One of the mysteries of the English language finally explained.
A thickset finch with a crossed bill adapted for extracting seeds from the cones of conifers. The plumage is typically red in the male and olive green in the female.
Genus Loxia, family Fringillidae: four species, in particular the widespread red (or common) crossbill (L. curvirostra)
- ‘Only slightly larger than a sparrow, crossbills live exclusively in conifer forests where they feed on the seeds.’
- ‘In turn, the crossbills in the squirrel-less areas have evolved deeper bills, thereby partly countering the cones' defenses.’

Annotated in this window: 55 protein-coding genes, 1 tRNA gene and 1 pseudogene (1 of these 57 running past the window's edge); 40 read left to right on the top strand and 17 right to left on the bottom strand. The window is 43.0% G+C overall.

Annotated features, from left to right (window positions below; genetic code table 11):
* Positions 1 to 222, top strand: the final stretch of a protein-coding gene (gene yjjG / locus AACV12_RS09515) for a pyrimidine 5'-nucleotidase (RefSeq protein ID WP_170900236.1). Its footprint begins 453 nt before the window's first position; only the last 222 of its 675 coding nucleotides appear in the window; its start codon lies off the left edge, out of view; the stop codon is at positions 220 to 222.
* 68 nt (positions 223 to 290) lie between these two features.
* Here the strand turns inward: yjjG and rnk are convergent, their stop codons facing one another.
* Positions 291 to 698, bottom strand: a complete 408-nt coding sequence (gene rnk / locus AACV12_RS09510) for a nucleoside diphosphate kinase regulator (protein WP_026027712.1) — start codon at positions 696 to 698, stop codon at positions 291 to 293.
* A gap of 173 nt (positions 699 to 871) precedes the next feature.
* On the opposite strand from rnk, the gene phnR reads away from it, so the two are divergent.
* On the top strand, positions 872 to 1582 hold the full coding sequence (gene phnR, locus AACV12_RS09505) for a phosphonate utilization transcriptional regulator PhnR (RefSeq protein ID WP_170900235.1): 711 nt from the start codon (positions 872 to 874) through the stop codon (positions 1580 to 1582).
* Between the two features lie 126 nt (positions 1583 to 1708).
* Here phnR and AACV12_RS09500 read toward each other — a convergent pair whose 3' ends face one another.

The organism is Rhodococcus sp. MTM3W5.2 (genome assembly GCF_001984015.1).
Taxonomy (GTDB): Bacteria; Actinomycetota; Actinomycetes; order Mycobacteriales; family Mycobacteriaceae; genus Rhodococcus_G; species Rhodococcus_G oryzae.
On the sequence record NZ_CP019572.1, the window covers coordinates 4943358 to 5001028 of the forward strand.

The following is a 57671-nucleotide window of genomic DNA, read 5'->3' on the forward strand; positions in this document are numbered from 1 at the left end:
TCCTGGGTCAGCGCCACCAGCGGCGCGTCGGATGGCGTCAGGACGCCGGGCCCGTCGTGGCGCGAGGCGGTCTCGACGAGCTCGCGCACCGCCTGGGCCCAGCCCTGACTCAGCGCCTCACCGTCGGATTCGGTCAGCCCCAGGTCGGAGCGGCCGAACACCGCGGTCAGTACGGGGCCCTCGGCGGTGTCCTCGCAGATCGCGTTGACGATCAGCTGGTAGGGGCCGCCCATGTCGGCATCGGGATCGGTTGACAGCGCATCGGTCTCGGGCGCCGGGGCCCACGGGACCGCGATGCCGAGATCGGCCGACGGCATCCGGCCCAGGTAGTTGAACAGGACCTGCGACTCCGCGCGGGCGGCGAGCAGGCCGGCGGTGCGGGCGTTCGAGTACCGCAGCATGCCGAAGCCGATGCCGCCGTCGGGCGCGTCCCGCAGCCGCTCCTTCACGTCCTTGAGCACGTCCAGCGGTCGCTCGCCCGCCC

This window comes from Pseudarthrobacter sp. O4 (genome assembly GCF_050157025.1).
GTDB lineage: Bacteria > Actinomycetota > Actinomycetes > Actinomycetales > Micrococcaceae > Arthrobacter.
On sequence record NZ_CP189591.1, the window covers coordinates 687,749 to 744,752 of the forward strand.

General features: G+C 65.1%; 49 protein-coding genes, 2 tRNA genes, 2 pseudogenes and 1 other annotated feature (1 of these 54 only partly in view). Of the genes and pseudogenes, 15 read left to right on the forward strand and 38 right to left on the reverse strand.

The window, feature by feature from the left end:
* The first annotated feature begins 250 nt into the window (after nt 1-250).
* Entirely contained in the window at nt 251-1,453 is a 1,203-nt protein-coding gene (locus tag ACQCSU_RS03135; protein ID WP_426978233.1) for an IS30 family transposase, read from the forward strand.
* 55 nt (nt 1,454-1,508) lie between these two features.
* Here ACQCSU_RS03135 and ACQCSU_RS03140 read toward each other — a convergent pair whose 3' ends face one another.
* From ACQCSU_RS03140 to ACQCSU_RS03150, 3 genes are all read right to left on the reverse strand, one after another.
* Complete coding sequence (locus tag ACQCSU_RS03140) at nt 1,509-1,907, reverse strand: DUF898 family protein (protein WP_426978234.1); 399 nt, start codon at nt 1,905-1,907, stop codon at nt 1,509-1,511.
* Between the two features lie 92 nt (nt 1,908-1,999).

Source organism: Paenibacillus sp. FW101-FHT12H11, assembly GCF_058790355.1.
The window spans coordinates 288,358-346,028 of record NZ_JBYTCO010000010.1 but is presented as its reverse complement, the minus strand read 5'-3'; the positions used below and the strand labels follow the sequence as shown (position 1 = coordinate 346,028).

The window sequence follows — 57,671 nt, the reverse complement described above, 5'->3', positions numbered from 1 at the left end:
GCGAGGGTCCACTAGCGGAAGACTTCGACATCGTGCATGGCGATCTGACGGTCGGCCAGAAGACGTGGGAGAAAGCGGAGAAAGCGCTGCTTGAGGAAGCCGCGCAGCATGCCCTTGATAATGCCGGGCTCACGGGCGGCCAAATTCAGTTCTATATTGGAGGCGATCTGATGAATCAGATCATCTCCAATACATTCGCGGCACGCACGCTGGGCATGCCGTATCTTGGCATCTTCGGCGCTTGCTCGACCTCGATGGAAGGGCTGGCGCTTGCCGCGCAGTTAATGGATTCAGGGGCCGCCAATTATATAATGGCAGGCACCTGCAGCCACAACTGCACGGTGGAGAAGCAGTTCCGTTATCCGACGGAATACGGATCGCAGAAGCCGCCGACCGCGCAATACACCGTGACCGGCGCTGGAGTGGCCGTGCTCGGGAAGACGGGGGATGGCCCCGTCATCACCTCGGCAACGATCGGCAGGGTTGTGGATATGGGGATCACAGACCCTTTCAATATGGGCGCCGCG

- ‘Far off could be heard the warbling song of the red crossbill.’
- ‘The forest is, of course, most famous for its ospreys but Peter says the Scottish crossbill, wonderfully adapted for life in the pine forest, is also a local treasure.’
- ‘Chickadees, crossbills, goldfinches, nuthatches, siskins, and woodpeckers pick the winged seeds out of pine and spruce cones.’
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